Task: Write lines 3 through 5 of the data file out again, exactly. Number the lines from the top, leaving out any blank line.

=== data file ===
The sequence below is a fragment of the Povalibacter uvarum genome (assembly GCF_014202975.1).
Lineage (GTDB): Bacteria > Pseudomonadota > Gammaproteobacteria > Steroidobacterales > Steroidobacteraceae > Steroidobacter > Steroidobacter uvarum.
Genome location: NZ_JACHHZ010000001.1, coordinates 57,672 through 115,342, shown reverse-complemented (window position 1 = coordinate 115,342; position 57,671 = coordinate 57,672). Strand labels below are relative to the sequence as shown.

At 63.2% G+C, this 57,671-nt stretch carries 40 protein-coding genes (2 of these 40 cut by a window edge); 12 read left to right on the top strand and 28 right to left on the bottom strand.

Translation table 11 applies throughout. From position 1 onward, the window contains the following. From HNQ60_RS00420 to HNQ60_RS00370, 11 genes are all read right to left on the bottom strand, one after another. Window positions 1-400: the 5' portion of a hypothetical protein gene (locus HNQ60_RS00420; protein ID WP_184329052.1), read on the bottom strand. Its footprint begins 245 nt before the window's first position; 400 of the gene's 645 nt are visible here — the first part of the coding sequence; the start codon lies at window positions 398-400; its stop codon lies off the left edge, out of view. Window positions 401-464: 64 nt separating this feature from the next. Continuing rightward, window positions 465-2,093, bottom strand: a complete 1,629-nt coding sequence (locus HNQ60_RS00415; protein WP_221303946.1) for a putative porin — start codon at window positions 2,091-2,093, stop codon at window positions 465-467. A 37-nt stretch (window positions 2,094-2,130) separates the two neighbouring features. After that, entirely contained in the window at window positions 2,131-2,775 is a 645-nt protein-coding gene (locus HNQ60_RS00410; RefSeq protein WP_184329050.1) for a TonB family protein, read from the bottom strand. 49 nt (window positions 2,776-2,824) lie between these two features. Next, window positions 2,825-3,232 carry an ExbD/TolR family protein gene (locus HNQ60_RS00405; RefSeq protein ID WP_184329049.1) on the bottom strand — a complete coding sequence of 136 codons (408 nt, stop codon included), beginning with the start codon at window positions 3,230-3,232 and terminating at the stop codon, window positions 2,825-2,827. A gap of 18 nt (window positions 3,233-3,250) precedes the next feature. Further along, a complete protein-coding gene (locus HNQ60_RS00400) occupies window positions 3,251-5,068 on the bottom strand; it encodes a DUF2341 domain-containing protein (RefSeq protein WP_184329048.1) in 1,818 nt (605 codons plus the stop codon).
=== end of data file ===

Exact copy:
Genome location: NZ_JACHHZ010000001.1, coordinates 57,672 through 115,342, shown reverse-complemented (window position 1 = coordinate 115,342; position 57,671 = coordinate 57,672). Strand labels below are relative to the sequence as shown.

At 63.2% G+C, this 57,671-nt stretch carries 40 protein-coding genes (2 of these 40 cut by a window edge); 12 read left to right on the top strand and 28 right to left on the bottom strand.

Translation table 11 applies throughout. From position 1 onward, the window contains the following. From HNQ60_RS00420 to HNQ60_RS00370, 11 genes are all read right to left on the bottom strand, one after another. Window positions 1-400: the 5' portion of a hypothetical protein gene (locus HNQ60_RS00420; protein ID WP_184329052.1), read on the bottom strand. Its footprint begins 245 nt before the window's first position; 400 of the gene's 645 nt are visible here — the first part of the coding sequence; the start codon lies at window positions 398-400; its stop codon lies off the left edge, out of view. Window positions 401-464: 64 nt separating this feature from the next. Continuing rightward, window positions 465-2,093, bottom strand: a complete 1,629-nt coding sequence (locus HNQ60_RS00415; protein WP_221303946.1) for a putative porin — start codon at window positions 2,091-2,093, stop codon at window positions 465-467. A 37-nt stretch (window positions 2,094-2,130) separates the two neighbouring features. After that, entirely contained in the window at window positions 2,131-2,775 is a 645-nt protein-coding gene (locus HNQ60_RS00410; RefSeq protein WP_184329050.1) for a TonB family protein, read from the bottom strand. 49 nt (window positions 2,776-2,824) lie between these two features. Next, window positions 2,825-3,232 carry an ExbD/TolR family protein gene (locus HNQ60_RS00405; RefSeq protein ID WP_184329049.1) on the bottom strand — a complete coding sequence of 136 codons (408 nt, stop codon included), beginning with the start codon at window positions 3,230-3,232 and terminating at the stop codon, window positions 2,825-2,827. A gap of 18 nt (window positions 3,233-3,250) precedes the next feature. Further along, a complete protein-coding gene (locus HNQ60_RS00400) occupies window positions 3,251-5,068 on the bottom strand; it encodes a DUF2341 domain-containing protein (RefSeq protein WP_184329048.1) in 1,818 nt (605 codons plus the stop codon).